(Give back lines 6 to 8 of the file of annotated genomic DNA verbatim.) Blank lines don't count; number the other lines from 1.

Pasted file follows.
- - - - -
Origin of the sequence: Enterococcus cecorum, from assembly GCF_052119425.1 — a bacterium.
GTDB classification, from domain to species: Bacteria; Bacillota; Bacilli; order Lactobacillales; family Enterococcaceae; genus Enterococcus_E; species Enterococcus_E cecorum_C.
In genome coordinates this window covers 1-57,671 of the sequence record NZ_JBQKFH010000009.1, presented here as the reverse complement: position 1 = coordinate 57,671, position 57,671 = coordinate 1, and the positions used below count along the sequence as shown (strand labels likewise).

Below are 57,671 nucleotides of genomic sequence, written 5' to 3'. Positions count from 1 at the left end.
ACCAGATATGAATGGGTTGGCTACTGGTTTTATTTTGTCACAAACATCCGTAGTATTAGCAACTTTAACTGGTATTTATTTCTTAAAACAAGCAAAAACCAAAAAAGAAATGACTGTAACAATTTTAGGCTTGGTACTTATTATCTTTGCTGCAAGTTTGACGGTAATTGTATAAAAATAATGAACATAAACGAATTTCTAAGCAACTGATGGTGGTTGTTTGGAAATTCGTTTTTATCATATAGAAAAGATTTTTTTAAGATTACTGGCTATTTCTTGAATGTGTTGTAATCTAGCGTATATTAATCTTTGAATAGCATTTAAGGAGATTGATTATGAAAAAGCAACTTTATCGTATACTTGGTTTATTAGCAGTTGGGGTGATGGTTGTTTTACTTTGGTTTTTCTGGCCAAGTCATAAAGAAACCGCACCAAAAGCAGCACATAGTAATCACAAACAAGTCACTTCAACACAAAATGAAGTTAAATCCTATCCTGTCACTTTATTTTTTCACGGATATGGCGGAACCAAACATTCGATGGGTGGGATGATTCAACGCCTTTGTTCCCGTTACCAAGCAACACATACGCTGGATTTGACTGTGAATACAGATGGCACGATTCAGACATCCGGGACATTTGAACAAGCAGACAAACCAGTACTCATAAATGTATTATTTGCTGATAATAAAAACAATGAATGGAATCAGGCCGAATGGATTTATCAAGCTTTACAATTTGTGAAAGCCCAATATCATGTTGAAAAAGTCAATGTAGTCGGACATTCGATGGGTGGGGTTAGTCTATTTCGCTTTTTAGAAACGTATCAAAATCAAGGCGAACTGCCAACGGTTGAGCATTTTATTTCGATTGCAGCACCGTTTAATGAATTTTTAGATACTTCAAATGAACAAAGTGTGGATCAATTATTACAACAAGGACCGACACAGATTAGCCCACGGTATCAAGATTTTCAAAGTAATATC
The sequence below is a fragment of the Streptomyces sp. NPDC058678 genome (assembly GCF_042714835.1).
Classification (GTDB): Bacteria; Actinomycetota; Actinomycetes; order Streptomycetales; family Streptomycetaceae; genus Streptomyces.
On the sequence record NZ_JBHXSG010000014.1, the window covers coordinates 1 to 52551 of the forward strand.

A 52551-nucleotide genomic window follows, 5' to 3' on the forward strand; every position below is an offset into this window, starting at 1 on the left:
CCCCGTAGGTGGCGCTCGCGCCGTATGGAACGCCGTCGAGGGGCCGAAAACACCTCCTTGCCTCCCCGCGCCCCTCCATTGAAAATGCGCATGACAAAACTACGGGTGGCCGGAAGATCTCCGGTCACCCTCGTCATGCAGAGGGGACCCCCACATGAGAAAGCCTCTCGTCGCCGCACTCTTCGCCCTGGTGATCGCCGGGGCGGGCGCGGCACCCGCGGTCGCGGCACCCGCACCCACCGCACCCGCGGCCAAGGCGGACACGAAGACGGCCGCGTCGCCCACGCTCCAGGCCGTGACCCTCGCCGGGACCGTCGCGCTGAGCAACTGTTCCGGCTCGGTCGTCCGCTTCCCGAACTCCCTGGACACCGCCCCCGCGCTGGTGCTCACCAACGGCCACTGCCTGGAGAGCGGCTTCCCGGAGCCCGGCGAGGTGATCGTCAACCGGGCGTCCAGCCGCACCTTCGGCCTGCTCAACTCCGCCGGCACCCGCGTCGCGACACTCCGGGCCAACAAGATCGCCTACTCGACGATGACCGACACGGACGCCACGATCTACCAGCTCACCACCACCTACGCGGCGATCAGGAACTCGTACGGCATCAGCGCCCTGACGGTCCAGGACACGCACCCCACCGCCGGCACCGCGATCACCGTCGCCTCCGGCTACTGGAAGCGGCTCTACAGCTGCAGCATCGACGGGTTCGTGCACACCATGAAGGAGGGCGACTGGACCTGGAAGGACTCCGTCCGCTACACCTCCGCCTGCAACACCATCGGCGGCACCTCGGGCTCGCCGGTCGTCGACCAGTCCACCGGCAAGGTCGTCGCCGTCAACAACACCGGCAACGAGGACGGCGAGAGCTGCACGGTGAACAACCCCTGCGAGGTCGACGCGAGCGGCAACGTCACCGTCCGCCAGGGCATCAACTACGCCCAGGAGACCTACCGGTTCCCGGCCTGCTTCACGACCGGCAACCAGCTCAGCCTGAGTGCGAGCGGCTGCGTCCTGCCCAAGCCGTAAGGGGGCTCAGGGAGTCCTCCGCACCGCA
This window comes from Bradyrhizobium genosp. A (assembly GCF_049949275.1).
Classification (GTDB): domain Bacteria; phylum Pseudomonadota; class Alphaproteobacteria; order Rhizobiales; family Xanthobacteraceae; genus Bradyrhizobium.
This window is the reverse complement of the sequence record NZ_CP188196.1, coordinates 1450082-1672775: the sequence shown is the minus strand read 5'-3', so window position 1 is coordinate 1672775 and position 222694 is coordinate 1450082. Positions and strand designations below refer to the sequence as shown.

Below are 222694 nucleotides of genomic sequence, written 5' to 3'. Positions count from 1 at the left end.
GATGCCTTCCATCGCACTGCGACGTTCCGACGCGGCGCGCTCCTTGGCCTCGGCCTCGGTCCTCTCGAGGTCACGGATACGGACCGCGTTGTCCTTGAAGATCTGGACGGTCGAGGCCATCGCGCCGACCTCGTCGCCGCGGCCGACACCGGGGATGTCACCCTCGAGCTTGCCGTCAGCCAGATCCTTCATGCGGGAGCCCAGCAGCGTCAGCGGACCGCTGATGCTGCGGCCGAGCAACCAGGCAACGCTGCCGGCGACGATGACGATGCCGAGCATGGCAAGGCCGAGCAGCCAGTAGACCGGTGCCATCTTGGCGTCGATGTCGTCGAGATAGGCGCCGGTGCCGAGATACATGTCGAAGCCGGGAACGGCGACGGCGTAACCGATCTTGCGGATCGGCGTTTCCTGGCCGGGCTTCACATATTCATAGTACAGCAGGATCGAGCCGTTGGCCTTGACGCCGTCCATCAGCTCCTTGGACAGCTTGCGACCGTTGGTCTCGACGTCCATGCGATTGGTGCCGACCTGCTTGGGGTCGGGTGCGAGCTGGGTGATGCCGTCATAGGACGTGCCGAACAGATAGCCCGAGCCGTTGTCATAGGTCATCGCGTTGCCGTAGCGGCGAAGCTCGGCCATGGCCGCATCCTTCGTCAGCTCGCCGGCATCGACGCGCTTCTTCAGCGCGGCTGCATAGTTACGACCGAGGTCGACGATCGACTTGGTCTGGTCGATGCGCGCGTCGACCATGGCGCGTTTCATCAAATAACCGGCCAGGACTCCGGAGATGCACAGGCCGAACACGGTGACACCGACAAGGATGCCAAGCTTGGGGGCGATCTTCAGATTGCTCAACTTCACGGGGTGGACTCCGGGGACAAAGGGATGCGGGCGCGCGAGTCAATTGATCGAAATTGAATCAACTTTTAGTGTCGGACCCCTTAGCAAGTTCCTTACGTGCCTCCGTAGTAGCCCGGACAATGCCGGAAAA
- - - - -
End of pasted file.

The sequence below is a fragment of the Streptomyces sp. NPDC058678 genome (assembly GCF_042714835.1).
Classification (GTDB): Bacteria; Actinomycetota; Actinomycetes; order Streptomycetales; family Streptomycetaceae; genus Streptomyces.
On the sequence record NZ_JBHXSG010000014.1, the window covers coordinates 1 to 52551 of the forward strand.